What are living donors?
Living donors are healthy individuals who choose to donate a kidney or a portion of their liver to a friend, family member or even someone they do not know who has end-stage organ disease.
There are three types of living donors:
Living related donors – Individuals who are a blood relative to the transplant recipient such as parent, aunt, uncle, brother, sister, nephew or niece.
Living unrelated donors – Individuals who are not a blood relative to the transplant recipient. This may include a spouse, friend, neighbor, coworker, brother-in-law or sister-in-law.
Directed (anonymous)/non-directed (altruistic) donors – Individuals who offer to donate a kidney or portion of their liver to those on the waiting list. Donors and recipients do not know each other, but can meet later if both sides desire to.
How great is the need for living donors?
Each year, the gap between those who need an organ and available donor organs widens.
• More than 200 people are on the Nebraska waiting list for a kidney
• More than 100 people are on the Nebraska waiting list for a liver
• View a daily updated list from the Organ Procurement and Transplantation Network. Once you’ve clicked on the link, choose your state, “Waiting List” then “Overall by Organ”
Why would I want to be a living donor?
Most individuals do not get many chances to save someone’s life. This is a uniquely rewarding experience!
“There are a lot of people that think about donation, but they are not sure they can handle it; they think about donation, but they do not know the person; or they think about donation but they are always worried about something else. Well I can tell you that creating a beautiful gift of donation is something so many people can do and it affects so many more.”
Tim Nowak (Anonymous kidney donor)
What are the advantages of kidney living donation?
- Outcomes are better in living donation versus a donation from someone who has died
- Surgery can happen when it is most convenient for the recipient and the donor
- All donors get a very thorough medical evaluation to make sure it is safe to donate
- The longer a patient is on dialysis, the higher the rate of medical complications, therefore living donation decreases the wait time and increases the recipient’s long-term health and their quality of life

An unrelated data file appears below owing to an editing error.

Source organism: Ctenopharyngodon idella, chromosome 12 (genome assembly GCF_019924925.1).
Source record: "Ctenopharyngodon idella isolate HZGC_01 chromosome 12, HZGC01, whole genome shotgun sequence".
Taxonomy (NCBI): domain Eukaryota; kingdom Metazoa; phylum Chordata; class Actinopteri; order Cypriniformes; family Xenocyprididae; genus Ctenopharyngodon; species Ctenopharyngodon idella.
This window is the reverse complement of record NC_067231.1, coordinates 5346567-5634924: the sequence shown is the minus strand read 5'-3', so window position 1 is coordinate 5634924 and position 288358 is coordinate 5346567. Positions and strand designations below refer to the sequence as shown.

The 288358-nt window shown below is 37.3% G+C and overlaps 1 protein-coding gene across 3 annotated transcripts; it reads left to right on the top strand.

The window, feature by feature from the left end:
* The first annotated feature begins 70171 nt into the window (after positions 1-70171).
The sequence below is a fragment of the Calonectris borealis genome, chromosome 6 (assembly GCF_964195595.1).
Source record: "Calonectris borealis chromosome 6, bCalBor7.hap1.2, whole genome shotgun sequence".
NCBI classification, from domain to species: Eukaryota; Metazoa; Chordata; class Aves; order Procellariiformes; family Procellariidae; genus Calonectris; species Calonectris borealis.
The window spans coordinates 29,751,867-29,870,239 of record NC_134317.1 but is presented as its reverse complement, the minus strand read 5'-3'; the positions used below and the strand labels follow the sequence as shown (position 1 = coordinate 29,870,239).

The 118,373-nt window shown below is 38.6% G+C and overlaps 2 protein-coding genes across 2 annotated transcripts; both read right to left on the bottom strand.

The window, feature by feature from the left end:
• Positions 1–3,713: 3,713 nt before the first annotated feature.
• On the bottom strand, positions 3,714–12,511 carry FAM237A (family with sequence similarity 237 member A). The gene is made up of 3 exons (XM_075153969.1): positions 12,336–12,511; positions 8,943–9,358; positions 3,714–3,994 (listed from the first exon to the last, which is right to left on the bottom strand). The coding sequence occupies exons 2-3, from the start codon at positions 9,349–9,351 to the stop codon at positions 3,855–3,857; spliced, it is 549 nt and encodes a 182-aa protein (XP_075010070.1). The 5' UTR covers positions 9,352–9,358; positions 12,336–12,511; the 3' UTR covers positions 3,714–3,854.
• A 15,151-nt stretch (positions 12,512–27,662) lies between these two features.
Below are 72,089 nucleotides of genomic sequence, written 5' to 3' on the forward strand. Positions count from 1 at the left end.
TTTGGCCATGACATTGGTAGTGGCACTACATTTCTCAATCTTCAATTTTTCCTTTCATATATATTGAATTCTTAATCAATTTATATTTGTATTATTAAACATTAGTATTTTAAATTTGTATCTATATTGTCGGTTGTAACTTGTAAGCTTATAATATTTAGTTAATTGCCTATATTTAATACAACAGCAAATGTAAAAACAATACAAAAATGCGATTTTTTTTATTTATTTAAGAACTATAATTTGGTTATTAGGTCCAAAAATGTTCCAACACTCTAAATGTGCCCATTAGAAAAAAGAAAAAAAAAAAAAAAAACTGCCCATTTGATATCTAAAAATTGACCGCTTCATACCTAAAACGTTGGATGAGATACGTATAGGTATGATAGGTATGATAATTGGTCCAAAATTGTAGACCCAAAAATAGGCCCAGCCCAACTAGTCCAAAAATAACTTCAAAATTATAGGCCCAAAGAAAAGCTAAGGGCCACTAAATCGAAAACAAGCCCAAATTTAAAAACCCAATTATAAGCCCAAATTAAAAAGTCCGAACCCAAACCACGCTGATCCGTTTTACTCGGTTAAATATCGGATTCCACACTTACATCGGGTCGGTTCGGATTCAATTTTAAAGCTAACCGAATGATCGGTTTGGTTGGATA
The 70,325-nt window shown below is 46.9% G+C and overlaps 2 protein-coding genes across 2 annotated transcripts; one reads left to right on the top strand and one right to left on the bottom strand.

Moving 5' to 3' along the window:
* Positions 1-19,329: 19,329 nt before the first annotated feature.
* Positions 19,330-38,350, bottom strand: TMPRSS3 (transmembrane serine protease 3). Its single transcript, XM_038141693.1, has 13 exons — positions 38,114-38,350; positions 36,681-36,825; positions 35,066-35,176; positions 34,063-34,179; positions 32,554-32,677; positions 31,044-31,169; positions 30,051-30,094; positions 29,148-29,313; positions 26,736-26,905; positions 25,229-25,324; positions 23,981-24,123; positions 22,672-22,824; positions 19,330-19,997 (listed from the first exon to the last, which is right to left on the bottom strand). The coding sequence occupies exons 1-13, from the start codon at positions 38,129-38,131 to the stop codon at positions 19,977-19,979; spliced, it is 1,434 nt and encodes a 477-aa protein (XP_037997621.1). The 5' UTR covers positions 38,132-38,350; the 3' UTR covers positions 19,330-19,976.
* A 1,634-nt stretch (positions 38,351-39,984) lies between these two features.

- Surgery happens simultaneously so the kidney is transplanted shortly after being removed from the living donor
How successful are kidney and liver living donor transplants?
Living donation is very successful because the living donor team carefully matches people to minimize risk to the donor and maximize the benefits to the recipient. As the donor, our team will thoroughly evaluate you to ensure you are in good health from a medical and psychosocial standpoint.
The patient survival and organ graft function for kidney is significantly better with living donation than with using an organ of someone who has died. Therefore, patients who receive living donor transplants live longer and have healthier organs that last longer. Living donation in kidney transplant is the best treatment option for chronic and end-stage renal disease.
For liver, the results for the recipients are the same whether the donor is living or deceased. Living donors provide a supply of livers that would not otherwise be available, meaning more people receive the transplant sooner than they otherwise would. In some cases, it means receiving a liver at the right time.
Will becoming a living donor affect my ability to play sports, work outside or get pregnant?
You can continue to exercise and play sports as you did prior to living donation after recovering from the surgery. Female living donors may get pregnant after living donation but we ask they wait a year before pregnancy and are followed closely by their primary care doctors during pregnancy.
What are the medical and surgical risks associated with living donation?
The transplant team at Nebraska Medical Center will comprehensively evaluate your overall health to ensure that is not only a safe surgical procedure, but that we will not put donors at increased medical risk in the future. Our multidisciplinary team meets to discuss every individual donor in detail to be certain every person is a good candidate.
What if I need a transplant in the future?